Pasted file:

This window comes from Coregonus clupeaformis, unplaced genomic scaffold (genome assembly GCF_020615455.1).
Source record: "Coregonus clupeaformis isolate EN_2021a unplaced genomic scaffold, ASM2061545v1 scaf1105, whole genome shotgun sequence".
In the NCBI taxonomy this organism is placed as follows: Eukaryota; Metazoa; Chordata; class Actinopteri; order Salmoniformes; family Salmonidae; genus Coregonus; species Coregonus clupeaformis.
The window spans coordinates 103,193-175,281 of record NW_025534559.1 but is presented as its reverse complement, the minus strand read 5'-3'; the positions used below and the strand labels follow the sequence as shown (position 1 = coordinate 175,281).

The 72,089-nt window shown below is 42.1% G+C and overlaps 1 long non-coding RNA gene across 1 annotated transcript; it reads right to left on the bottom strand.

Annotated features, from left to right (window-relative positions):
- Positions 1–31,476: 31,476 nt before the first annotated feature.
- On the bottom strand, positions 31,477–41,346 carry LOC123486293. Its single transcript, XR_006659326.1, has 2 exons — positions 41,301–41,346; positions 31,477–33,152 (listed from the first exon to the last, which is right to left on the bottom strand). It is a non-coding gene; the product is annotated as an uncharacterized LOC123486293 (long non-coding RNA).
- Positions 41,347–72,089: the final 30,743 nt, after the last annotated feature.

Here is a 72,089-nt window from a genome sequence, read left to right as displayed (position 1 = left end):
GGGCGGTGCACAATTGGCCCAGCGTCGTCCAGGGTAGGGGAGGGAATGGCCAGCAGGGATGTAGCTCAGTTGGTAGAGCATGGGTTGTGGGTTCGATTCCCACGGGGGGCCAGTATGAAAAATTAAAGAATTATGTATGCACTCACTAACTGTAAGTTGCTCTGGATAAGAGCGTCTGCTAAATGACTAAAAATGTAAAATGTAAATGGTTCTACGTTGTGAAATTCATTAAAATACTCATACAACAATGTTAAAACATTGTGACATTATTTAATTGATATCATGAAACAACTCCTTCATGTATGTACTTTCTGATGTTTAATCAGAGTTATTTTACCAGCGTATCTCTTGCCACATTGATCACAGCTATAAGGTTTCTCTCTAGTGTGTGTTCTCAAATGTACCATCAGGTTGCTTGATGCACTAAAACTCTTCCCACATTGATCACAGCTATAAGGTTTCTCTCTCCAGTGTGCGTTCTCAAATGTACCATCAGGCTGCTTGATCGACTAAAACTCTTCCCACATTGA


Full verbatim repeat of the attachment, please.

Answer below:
This window comes from Coregonus clupeaformis, unplaced genomic scaffold (genome assembly GCF_020615455.1).
Source record: "Coregonus clupeaformis isolate EN_2021a unplaced genomic scaffold, ASM2061545v1 scaf1105, whole genome shotgun sequence".
In the NCBI taxonomy this organism is placed as follows: Eukaryota; Metazoa; Chordata; class Actinopteri; order Salmoniformes; family Salmonidae; genus Coregonus; species Coregonus clupeaformis.
The window spans coordinates 103,193-175,281 of record NW_025534559.1 but is presented as its reverse complement, the minus strand read 5'-3'; the positions used below and the strand labels follow the sequence as shown (position 1 = coordinate 175,281).

The 72,089-nt window shown below is 42.1% G+C and overlaps 1 long non-coding RNA gene across 1 annotated transcript; it reads right to left on the bottom strand.

Annotated features, from left to right (window-relative positions):
- Positions 1–31,476: 31,476 nt before the first annotated feature.
- On the bottom strand, positions 31,477–41,346 carry LOC123486293. Its single transcript, XR_006659326.1, has 2 exons — positions 41,301–41,346; positions 31,477–33,152 (listed from the first exon to the last, which is right to left on the bottom strand). It is a non-coding gene; the product is annotated as an uncharacterized LOC123486293 (long non-coding RNA).
- Positions 41,347–72,089: the final 30,743 nt, after the last annotated feature.

Here is a 72,089-nt window from a genome sequence, read left to right as displayed (position 1 = left end):
GGGCGGTGCACAATTGGCCCAGCGTCGTCCAGGGTAGGGGAGGGAATGGCCAGCAGGGATGTAGCTCAGTTGGTAGAGCATGGGTTGTGGGTTCGATTCCCACGGGGGGCCAGTATGAAAAATTAAAGAATTATGTATGCACTCACTAACTGTAAGTTGCTCTGGATAAGAGCGTCTGCTAAATGACTAAAAATGTAAAATGTAAATGGTTCTACGTTGTGAAATTCATTAAAATACTCATACAACAATGTTAAAACATTGTGACATTATTTAATTGATATCATGAAACAACTCCTTCATGTATGTACTTTCTGATGTTTAATCAGAGTTATTTTACCAGCGTATCTCTTGCCACATTGATCACAGCTATAAGGTTTCTCTCTAGTGTGTGTTCTCAAATGTACCATCAGGTTGCTTGATGCACTAAAACTCTTCCCACATTGATCACAGCTATAAGGTTTCTCTCTCCAGTGTGCGTTCTCAAATGTACCATCAGGCTGCTTGATCGACTAAAACTCTTCCCACATTGA